MERHAB 2010: Project Summaries

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Comparative Analysis of Quantitative Detection Methods of Enumeration of HAB Species: Applications for Resource Management

Institution: University of South Carolina and University of Delaware

Investigators: D. Greenfield and K. Coyne

Abstract

Introduction to the Problem: A shift from light microscopy to molecular approaches for quantifying harmful algal bloom (HAB) species has been driven by the need to expedite sample processing while increasing detection sensitivity and accuracy.  Cell homogenate approaches have been developed to quantify HAB species using quantitative real-time PCR (QPCR) and sandwich hybridization (SHA). With QPCR, species are enumerated by enzymatic amplification of DNA.  SHA directly detects RNA from and unpurified/unamplified homogenate. Both methods have been validated for HAB species quantification.  However, they have not been thoroughly compared, representation a key gap in the ability to provide recommendations to managers for a specific regulatory requirement.  The project provides a thorough assessment of QPCR and SHA for HAB monitoring and research using laboratory and field studies.
Rationale and Management Relevance: Multiple initiatives have contributed to the development and validation of HAB detection and quantification technologies in laboratory and in situ formats. Despite these advances, fundamental questions remain surprisingly unanswered: (1) Will each technique provide comparative quantitative results? (2) Do cell growth and nutrient conditions affect data interpretation? (3) Does calibration using laboratory cultures translate to estimates of natural field populations? (4) From a resource manager standpoint, which quantification technique is most suitable for a particular monitoring need and budget?  Addressing the need for cross-method comparisons was identified as a critical priority by the HAB community to provide decision makers with information necessary to enhance regional monitoring.  Work herein directly addresses these priorities by engaging managers, local communities, and researchers to provide a targeted assessment of two molecular based quantification methods (QPCR and SHA) for HAB research and development.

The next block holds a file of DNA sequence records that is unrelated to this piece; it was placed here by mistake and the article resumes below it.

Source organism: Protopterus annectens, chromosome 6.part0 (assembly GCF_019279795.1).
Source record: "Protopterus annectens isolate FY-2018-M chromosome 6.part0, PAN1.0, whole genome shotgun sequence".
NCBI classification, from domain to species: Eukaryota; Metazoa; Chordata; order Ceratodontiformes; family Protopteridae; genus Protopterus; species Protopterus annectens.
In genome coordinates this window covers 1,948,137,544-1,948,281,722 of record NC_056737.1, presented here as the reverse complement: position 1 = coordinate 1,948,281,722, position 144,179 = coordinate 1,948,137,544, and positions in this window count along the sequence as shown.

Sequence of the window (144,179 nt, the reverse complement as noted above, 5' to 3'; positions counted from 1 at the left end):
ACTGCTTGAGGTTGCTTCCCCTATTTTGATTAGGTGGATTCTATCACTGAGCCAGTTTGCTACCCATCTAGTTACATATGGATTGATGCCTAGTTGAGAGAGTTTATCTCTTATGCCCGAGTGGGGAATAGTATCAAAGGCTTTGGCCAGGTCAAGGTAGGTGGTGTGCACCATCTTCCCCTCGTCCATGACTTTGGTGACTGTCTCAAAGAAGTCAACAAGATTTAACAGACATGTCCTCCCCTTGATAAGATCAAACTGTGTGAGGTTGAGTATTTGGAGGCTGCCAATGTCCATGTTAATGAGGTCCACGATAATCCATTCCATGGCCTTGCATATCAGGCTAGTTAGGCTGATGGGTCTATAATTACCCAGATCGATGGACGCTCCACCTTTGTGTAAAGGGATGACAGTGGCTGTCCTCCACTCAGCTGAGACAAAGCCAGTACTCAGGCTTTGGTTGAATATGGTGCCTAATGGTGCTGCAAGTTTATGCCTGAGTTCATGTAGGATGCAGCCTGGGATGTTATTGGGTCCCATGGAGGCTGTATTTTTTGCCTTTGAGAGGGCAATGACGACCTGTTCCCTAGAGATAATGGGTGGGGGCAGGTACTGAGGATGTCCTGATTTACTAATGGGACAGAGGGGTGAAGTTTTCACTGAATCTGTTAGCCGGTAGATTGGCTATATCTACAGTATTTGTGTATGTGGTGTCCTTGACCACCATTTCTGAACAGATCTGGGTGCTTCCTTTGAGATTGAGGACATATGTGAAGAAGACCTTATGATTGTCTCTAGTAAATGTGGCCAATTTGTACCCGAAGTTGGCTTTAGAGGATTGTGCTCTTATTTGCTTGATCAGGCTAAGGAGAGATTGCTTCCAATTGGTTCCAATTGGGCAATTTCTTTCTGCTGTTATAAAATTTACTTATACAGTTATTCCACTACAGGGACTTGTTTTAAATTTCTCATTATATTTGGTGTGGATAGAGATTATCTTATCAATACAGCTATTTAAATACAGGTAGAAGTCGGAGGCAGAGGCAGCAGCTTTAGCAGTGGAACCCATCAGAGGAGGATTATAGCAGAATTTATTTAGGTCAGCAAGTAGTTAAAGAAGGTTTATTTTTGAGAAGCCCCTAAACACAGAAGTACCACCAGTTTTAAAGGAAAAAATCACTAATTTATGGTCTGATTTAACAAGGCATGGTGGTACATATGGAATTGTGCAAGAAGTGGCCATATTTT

Scientific Objectives: Evaluations used herein are applicable to several HAB species, but the proposed study will focus on the globally-distributed harmful raphidophyte, Heterosigma akashiwo as a model species. Objectives include (1) Directly compare QPCR and SHA for quantification of H. akashiwo isolates spanning a range of cell abundances, growth phases, and nutrient conditions; (2) determining the extent to which quantification of H. akashiwo is comparable using QPCR and SHA for natural phytoplankton communities (3) Synthesize comparisons according to a suite of criteria to enhance HAB monitoring and research activities. 
Approach: In this targeted study, QPCR and SHA will be critically compared , using microscopy as a “gold standard,” to provide recommendations to managers for HAB monitoring strategies based upon multiple criteria: (1) range and limit of detection, (2) accuracy and specificity, (3) cost/sample, (4) initial investment and equipment maintenance cost, (5) sample throughput, (6) applicability to live and preserved samples, (7) circumstances when one method would be preferable over another. Comparisons will focus on H. akashiwo representing a range of geographic regions, cell growth phases, and nutritional conditions in laboratory and field studies.
Expected Outputs/Outcomes: Resource managers will be provided with necessary tools to make informed decisions about appropriate method(s) for individual HAB monitoring needs and budgets.  Information will be conveyed through various outputs: workshops, a website, publications, and scientific presentations.  Outcomes will include: improved knowledge for management decisions, and changes in management behavior as method(s) are incorporated into HAB Monitoring programs.



Last updated: July 11, 2016